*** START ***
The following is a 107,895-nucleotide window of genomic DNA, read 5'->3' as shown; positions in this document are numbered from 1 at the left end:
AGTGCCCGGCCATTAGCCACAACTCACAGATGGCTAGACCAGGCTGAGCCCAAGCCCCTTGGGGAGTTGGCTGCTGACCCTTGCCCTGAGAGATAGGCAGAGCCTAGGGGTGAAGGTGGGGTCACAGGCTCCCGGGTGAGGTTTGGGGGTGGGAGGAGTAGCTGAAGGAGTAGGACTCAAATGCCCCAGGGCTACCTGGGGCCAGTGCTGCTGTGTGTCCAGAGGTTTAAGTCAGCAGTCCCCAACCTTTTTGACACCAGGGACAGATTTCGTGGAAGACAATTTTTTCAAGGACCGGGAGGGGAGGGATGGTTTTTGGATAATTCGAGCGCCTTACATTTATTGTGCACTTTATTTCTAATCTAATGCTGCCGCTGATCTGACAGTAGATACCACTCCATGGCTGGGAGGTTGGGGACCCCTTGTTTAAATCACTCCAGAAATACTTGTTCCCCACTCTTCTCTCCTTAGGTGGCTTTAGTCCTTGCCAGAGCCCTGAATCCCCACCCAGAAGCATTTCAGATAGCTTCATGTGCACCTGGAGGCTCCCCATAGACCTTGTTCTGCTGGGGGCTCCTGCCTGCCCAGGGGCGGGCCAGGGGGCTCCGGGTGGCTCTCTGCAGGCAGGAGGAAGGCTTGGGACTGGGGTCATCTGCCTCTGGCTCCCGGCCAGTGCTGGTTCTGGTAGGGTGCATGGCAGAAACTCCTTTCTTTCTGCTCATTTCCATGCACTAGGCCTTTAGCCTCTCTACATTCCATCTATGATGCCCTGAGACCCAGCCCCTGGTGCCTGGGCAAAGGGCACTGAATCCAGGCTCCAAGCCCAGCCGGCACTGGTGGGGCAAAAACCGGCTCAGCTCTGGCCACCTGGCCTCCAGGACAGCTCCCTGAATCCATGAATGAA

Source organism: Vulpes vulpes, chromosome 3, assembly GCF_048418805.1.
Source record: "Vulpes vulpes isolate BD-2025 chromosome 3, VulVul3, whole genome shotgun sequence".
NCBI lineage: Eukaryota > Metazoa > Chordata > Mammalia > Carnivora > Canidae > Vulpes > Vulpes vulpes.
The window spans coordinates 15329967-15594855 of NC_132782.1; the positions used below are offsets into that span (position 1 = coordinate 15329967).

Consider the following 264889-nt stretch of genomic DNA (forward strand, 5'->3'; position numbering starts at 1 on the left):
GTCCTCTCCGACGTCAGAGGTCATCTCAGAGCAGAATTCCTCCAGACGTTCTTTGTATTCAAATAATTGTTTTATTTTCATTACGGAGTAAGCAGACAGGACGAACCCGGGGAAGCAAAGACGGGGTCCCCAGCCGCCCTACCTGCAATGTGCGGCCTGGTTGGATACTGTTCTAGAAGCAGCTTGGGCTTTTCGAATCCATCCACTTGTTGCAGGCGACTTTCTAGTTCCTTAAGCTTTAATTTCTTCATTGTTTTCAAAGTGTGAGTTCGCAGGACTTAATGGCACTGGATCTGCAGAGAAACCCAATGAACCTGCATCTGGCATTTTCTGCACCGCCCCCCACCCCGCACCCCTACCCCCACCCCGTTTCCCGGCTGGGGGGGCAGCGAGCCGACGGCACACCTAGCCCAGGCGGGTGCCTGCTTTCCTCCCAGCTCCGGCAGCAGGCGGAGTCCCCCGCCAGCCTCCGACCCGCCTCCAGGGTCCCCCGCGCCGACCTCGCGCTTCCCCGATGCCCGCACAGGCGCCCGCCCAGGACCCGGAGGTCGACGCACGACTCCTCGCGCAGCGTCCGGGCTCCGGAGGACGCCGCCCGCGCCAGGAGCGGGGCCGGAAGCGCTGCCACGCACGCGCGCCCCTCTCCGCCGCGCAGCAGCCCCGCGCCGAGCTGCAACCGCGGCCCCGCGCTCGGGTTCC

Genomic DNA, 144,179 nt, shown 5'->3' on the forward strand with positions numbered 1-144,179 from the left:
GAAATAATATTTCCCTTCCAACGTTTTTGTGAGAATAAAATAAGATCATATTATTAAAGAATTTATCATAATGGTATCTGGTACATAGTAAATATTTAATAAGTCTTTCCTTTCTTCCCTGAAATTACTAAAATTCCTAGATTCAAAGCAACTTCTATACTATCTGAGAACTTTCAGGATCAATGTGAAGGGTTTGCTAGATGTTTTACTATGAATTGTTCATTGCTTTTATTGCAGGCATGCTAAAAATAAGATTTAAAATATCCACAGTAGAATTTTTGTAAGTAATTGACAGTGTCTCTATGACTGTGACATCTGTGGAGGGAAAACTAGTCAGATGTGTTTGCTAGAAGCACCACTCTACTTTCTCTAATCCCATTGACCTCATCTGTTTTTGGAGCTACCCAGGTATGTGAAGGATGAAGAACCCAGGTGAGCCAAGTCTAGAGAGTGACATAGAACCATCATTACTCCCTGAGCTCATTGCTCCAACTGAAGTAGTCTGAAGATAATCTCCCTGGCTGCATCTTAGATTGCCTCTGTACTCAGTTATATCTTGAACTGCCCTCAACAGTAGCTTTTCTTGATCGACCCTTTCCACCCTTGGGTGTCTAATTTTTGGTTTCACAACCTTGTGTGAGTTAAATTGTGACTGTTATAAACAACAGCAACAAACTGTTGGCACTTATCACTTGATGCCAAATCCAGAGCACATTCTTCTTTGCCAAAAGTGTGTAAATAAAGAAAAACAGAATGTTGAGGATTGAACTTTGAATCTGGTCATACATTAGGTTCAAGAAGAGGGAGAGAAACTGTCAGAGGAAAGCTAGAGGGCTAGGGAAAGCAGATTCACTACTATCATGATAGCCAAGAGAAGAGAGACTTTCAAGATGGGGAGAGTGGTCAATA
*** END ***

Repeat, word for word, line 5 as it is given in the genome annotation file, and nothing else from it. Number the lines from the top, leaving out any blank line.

NCBI lineage: Eukaryota > Metazoa > Chordata > Mammalia > Carnivora > Canidae > Vulpes > Vulpes vulpes.